The Darvaza gas crater in Turkmenistan, also known as the Door to Hell or Gates of Hell, is a natural gas field collapsed into a cavern located in Derweze, Turkmenistan. Geologists intentionally set it on fire to prevent the spread of methane gas and it is thought to have been burning continuously since 1971. Apparently, it wasn’t a very wise move.
The name “Door to Hell” was given by the locals, and it’s not hard to see why. The giant sinkhole is an incredible 69 metres wide, 30 metres deep, and is constantly in flames.
Details on the origin of the sinkhole are sketchy, but it is understood that Soviet geologists initially came across the site in 1971 and believed it was rich in oil. But shortly after they began drilling, the crater collapsed and began emitting noxious gases.
In an attempt to minimise the dangers of the gas, they set it alight with the expectation it would burn itself out in a matter of days. But the calculations have proved to be way off, and the crater has been burning continuously for 49 years.
The Turkmen government hopes that the crater will become a popular tourist attraction. The surrounding area is also popular for wild desert camping.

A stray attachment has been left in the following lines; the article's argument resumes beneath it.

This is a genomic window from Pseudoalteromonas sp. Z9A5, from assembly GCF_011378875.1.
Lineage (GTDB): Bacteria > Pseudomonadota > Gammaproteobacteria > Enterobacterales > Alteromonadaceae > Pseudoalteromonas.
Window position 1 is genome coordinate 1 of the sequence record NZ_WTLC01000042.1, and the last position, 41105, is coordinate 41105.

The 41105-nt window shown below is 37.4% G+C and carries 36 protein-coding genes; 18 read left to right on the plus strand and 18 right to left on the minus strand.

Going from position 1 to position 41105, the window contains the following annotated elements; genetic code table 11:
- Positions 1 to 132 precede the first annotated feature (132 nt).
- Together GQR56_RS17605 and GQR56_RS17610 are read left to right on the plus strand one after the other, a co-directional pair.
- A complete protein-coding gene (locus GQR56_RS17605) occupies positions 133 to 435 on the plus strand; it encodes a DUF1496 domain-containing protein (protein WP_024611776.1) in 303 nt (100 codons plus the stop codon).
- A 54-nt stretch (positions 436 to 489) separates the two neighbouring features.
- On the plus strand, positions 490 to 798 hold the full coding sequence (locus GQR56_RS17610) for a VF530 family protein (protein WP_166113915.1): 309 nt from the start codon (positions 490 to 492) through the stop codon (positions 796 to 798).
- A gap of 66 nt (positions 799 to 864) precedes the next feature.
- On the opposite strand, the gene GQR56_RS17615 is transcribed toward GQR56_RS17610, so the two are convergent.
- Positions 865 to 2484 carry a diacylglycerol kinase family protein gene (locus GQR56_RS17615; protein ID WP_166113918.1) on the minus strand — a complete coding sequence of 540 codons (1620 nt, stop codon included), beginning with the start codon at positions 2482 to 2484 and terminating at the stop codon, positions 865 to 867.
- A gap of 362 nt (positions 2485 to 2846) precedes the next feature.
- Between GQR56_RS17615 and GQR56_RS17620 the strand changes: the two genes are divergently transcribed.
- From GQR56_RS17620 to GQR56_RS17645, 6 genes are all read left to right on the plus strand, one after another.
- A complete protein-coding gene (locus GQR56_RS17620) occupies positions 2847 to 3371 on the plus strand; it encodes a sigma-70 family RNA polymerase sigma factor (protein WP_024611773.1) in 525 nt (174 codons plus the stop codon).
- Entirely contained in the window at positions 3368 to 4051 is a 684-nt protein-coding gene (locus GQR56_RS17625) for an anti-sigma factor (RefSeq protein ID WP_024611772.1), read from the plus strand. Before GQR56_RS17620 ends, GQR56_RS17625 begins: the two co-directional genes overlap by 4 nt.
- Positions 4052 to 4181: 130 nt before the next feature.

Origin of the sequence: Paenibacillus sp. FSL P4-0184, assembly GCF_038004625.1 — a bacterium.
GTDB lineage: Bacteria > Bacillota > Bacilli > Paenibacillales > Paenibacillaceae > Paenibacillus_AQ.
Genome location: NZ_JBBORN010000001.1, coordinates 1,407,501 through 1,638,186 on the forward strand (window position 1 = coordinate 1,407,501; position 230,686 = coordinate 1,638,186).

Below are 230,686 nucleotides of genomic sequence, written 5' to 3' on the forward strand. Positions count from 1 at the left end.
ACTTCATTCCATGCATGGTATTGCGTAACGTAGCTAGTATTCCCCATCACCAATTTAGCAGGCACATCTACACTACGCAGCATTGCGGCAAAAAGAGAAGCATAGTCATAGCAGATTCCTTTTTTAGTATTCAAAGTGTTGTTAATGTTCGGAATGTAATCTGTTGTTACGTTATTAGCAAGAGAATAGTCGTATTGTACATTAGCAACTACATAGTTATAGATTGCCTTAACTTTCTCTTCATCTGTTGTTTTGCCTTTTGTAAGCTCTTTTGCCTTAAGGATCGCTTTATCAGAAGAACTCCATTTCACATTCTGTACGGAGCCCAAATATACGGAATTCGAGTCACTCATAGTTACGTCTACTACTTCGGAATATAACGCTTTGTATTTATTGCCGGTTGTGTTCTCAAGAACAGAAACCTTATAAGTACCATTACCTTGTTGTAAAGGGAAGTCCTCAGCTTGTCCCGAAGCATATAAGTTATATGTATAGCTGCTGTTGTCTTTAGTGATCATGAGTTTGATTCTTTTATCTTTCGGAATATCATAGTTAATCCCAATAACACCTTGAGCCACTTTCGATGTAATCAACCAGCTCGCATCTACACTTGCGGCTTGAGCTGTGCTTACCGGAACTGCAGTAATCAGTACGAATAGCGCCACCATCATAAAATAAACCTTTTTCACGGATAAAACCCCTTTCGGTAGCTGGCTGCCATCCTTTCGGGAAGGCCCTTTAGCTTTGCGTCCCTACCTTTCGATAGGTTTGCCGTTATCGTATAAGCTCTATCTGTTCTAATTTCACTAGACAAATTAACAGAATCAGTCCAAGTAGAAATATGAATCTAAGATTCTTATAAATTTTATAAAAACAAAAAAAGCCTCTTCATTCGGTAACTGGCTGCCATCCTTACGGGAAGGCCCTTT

Hi-res photo of the Darvaza gas crater and the surrounding area, including where the tents usually are pitched, a couple of hundred meters away to the south of the crater. Image credit: Bjørn Christian Tørrissen
In November 2013, explorer and storm chaser George Kourounis, on an expedition funded partly by National Geographic, set out to be the first person to plumb the depths of the crater.
At the bottom he collected soil samples, hoping to learn whether life can survive in such harsh conditions—and perhaps shedding light on whether life could survive similar conditions elsewhere in the universe. Here’s a short video of his descent:
The Door to Hell has now been burning non-stop for almost half a decade, and geologists still have no idea how much longer it will burn for. It might die out tomorrow, or it might burn for another 100 years, nobody really knows.